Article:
Published by Fox Business
States are taking aggressive actions to rein in high prescription treatment costs from pharmaceutical firmsOpens a New Window. and curb potentially illicit behaviorOpens a New Window. from middlemen price negotiators, as CongressOpens a New Window. and the White HouseOpens a New Window. pursue their own steps to potentially upend the health care industryOpens a New Window..
After years of pharmacy benefit managers (PBMs) and drugmakers trying to pass the blame between each other for the cost of prescription treatments, perhaps for the first time in the modern era lawmakers are eager to take a holistic view of what is driving the high prices.
And also for the first time, both sectors appear unable to use their influence to block adverse policy proposals or potentially incriminating investigations.
In Maryland, Republican Gov. Larry Hogan is weighing whether to sign legislation passed earlier this month to create an independent panel to review both expensive medications and those that undergo significant price hikes, a measure vehemently opposed by the industry that experts predict will be replicated other states.
The Maryland move comes after a California law went into effect in January that requires drugmakers to give 60 days’ notice before significantly raising prices. And as in prior years, statehouses around the country are weighing a slew of proposals that address everything from the transparency around cost-setting to allowing individuals to import cheaper drugs from places like Canada.
Meanwhile, the Ohio Attorney General Dave Yost is suing top pharmacy benefit manager (PBM) Optum Rx, owned by UnitedHealth, alleging that it committed fraud in the contract with the state’s workers’ compensation agency.
His office is seeking $16 million in overcharges from the Irvine, California-based company and recently proposed a number of policy ideas intended to address how the PBM industry contracts with Ohio.
An Optum Rx spokesperson did not respond to request for comment.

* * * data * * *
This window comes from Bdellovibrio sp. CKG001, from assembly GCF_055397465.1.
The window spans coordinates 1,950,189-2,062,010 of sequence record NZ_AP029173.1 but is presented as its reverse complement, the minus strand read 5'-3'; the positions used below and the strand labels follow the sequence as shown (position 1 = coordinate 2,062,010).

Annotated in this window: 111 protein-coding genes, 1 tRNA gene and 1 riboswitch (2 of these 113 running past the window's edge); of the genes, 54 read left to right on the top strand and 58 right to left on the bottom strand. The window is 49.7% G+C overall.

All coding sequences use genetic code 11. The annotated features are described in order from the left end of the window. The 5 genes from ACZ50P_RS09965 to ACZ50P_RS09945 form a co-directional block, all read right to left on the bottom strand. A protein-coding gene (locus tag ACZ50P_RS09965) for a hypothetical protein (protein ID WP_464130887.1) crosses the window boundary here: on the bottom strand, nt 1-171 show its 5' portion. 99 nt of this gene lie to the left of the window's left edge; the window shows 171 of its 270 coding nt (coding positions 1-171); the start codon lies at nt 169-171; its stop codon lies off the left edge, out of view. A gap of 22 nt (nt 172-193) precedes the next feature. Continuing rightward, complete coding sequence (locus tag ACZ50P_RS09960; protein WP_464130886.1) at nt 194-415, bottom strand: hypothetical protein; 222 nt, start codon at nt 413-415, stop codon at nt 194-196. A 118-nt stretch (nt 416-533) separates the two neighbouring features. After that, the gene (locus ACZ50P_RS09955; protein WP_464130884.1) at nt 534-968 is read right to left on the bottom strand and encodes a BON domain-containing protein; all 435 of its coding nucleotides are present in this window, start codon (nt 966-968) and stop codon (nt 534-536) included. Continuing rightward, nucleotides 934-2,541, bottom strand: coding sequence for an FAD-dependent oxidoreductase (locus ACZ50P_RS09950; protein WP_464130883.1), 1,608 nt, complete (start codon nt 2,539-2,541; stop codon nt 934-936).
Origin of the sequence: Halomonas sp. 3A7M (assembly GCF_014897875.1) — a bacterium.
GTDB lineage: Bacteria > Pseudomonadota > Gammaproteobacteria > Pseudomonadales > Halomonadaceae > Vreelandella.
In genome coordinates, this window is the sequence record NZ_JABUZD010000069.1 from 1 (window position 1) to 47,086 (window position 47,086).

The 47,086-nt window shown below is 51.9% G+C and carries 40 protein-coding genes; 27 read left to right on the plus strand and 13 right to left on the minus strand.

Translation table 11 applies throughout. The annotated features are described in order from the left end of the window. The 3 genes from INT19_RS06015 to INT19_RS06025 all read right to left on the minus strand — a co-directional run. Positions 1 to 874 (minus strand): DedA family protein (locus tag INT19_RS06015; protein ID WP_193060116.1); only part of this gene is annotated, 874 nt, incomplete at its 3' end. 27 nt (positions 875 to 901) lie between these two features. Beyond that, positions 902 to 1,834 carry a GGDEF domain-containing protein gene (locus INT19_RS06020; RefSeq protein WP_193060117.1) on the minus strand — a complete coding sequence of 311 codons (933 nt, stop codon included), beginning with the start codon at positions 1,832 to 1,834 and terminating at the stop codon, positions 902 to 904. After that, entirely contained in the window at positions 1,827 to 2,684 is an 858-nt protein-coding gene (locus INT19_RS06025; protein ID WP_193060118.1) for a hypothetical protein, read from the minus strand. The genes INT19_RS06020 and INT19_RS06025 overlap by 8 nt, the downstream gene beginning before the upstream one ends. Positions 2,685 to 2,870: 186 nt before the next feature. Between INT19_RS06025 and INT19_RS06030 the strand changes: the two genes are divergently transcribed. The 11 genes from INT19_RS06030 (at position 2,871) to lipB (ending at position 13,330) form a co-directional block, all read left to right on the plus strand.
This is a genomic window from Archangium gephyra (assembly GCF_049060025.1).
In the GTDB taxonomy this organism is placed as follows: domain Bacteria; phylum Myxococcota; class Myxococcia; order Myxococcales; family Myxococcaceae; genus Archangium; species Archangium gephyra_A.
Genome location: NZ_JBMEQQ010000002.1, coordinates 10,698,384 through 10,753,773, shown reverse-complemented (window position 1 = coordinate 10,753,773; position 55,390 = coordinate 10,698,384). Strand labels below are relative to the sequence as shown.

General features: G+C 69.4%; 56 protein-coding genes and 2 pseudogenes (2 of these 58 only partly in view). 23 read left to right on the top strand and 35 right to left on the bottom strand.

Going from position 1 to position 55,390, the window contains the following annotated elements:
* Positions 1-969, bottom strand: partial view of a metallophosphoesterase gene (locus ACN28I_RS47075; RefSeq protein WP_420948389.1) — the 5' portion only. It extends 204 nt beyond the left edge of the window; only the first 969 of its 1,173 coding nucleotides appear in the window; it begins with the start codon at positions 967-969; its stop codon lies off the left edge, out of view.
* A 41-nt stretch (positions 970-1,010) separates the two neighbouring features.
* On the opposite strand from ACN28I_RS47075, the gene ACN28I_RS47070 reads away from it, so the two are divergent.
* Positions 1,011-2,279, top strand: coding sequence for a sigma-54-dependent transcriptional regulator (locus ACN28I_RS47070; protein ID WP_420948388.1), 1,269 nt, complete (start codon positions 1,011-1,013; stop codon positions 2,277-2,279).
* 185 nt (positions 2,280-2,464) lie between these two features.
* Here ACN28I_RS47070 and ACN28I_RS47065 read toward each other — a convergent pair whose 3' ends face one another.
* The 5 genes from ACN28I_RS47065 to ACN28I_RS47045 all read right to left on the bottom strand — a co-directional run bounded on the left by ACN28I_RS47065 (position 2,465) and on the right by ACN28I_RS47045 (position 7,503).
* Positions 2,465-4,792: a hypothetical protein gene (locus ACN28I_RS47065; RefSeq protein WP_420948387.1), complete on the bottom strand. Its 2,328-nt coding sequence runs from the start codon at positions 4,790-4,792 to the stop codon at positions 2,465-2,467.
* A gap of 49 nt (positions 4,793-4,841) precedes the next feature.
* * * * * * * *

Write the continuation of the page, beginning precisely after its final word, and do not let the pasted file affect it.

In Pennsylvania last year, auditor general Eugene DePasquale suggested, among other proposals, that the state no longer used PBMs to manage prescription drug benefits. And Connecticut, Kentucky and others are all seeking more transparency from the industry and pursuing investigations into their contracts with state agencies.
“Customers like state Medicaid agencies have eyes wide open about these practices and they are going to start asking more questions,” said Lindsay Bealor Greenleaf, director at health care consulting firm ADVI Health.
Because pharmacy benefit managers often contract with health care managers who work with state agencies, the actual details of contracts can be opaque. But recent efforts from Ohio, Pennsylvania and others are shedding light on the secretive industry that is facing escalating scrutiny in Washington D.C.
Ohio Gov. Mike DeWine, a Republican, previously solicitedOpens a New Window. an outside attorney to investigate the role of Optum, CVS Health and Express Scripts, owned by health insurer Cigna, in Ohio’s Medicaid program and pension funds.
A state audit recently that found CVS and OptumRx retained $224 million through so-called “spread pricing,” or a practice in the industry in which the PBM keeps the difference between what an insurer pays and what is reimbursed to pharmacies.
Some of that cost is used to cover administrative costs at the benefits manager, the sector argues. A clearer picture of the method could be coming after Republican Senate Finance Chairman Chuck Grassley of Ohio and Sen. Ron Wyden of Oregon, the panel’s top Democrat, asked a top federal health auditor to probe the practice in the U.S. Medicaid program.
“State Medicaid agencies are waking up and realizing that PBMs are profiting to a great extent off of spread pricing and they didn’t even know it,” Greenleaf said.